W - Winslet, Kate: Would that I could speak intelligently of my crush. Guh.
X - X-Men: I was seventeen when I decided to start collecting comics. I'd bought a few over the years, here and there, but I never had much money to actually see what happened next month. So I caught snippets of things. Thor and the Eternals fighting the Deviants. The Defenders stopping a demon invasion. Spidey finding his new "costume" during the Secret Wars. Random events, but all connected through continuity. That's the conceit that I love about comics; that each issue and each character is part of an enormous web of story, that Speedball is only two degrees of separation from the Watcher, that when Cyclops makes reference to the Brood invasion the editor will give you an asterisk and a footnote with the issue numbers. I don't love it when they force it with mega-crossover "events," but I hate it worse when they rewrite the continuity. (Although the Marvel Ultimates are pretty well done. DC, I'm looking at you. How many Crises do you need?) There's a huge tension in comics when it comes to change--on the one hand, the best of these characters are icons, and it's a delicate thing giving an icon a haircut, let alone a personality transplant. On the other hand, unless the heroes change people will lose interest. So Bruce Banner becomes a brutish gray thing becomes a mindless gray monster becomes a malevolent enemy in his own body becomes three separate beings becomes one integrated super-intelligent strongman becomes mindless again becomes . . . you get the idea. Some of the changes work, some don't. Some stories become jokes after the fact (Remember the Spider-Mobile? Gwen Stacy's clone? The Death of Superman?) and some become legendary (Dark Phoenix. Dark Knight. Swamp Thing.) and some spawn characters which come back in later incarnations and imaginings. Sandman isn't just a reshaping of world myths and archetypes, it very deliberately pulls obscure DC characters like Abel and Cain and Matthew Cable out of the compost of continuity and reveals new, previously unsuspected facets of their characters. The sprawl and the endless progression of comics means that if creators are willing to work within the strictures that working with icons can impose, they have a gallery of hundreds of symbolic figures to draw upon in their story-telling. Rarely was this more true than in Chris Claremont's X-Men run. Claremont built upon the characters set in place by Kirby and Lee and slowly unfolded a world around them filled with hate and fear and madness and danger. He had dozens of plotlines going at once, sometimes taking twelve issues or more to follow up on this enigmatic hint or that shadowy menace, such that each new threat to homo superior rose organically out of the slow ferment of pages and time. Years later, when I watched "Buffy the Vampire Slayer," I knew without having been told that Joss Whedon was a comics fan, that he had read the Claremont "X-Men" stories and loved them. The group dynamics (at least in the early seasons), the drawn-out plot arcs, the angst (oh my lord the angst)--what a tribute, and how fitting that Whedon now writes an X-Men title. My comics habit has changed a lot from the days when I used to drop $200 a month on various titles. For a while I quit altogether, disgruntled by the multiple covers and the rush to relaunch from #1, the endless crossover events and continuity reworkings. It seems like much of that old continuity has been lost. Green Arrow and Black Canary have stopped dating, and they made Maxwell Lord a bad guy and killed him off. Wolverine still spends too much time guest-starring to sleep. I don't know what happened to the New Mutants. On the other hand, Claremont is writing an X-Men title again, and Rob Liefeld can't get work, and that whole Image thing kind of faded away. And there are reliables like Alan Moore and Grant Morrison and Warren Ellis, so I can't get too grumpy about it.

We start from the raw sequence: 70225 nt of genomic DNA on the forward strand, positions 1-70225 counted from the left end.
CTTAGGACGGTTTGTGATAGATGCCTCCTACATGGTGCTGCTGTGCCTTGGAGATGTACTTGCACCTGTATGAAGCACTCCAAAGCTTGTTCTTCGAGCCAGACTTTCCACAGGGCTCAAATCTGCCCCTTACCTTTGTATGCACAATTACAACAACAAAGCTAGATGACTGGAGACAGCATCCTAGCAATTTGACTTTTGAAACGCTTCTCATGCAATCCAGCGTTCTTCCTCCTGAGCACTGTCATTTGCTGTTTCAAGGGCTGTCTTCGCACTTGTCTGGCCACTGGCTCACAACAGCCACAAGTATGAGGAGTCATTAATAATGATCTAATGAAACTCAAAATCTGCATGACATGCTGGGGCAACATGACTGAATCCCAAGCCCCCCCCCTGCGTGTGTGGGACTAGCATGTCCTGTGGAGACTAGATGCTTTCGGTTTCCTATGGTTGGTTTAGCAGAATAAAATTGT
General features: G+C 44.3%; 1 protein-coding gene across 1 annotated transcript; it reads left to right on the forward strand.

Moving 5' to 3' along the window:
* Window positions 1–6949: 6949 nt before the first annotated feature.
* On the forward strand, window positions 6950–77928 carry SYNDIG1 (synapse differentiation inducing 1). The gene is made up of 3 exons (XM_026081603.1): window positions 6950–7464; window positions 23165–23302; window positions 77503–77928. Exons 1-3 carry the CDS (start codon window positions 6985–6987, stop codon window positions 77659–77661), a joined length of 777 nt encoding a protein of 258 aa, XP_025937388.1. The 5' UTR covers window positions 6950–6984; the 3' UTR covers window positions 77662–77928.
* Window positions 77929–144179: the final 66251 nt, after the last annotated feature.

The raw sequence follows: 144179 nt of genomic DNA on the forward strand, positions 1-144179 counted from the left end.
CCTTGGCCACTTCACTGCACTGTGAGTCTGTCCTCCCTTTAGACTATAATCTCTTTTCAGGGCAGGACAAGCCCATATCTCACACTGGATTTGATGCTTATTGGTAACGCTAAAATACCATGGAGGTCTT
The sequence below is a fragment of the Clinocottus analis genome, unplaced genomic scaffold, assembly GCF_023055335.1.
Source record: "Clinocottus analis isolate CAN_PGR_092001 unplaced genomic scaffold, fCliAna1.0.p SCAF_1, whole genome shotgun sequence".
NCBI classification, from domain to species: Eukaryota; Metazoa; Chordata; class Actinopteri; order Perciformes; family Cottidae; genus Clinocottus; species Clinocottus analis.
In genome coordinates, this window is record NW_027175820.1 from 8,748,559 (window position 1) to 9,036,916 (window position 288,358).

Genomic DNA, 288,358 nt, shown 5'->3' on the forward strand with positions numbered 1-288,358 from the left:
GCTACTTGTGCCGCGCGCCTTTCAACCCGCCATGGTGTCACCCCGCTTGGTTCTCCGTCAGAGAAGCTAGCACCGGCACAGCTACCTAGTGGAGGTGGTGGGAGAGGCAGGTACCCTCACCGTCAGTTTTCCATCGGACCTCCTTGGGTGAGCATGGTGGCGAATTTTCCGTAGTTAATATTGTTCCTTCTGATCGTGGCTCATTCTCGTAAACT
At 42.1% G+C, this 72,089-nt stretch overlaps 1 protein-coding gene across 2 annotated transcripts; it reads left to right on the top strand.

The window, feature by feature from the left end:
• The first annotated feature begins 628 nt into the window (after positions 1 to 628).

Y - Yerba Mate: I don't know where to get it in Chicago. The first time I ever had it was in a college Spanish course. The instructor passed around a real mate gourd, complete with one of these (called a bombilla) for us all to try; I was the only one that liked it. I ended up drinking nearly the whole thing, and walked around the rest of the day in a near-manic caffeine frenzy. Last year I read Hopscotch and now all I wanna do is sit around in a cafe in Buenos Aires with a bunch of other posers and pass around the gourd and listen to jazz. Help!
Z - Zatanna: A little JLA as a kid and I'm warped forever. Thanks to her and Black Canary I can never keep my head together around a woman in fishnets. Not to mention a tuxedo . . .
This concludes the alphabet of me. Now that I am no longer a riddle wrapped in an enigma smothered in secret sauce (TM Jimmy James) but an overexposed and transparent figure, I expect the checks to start rolling in. Any time now.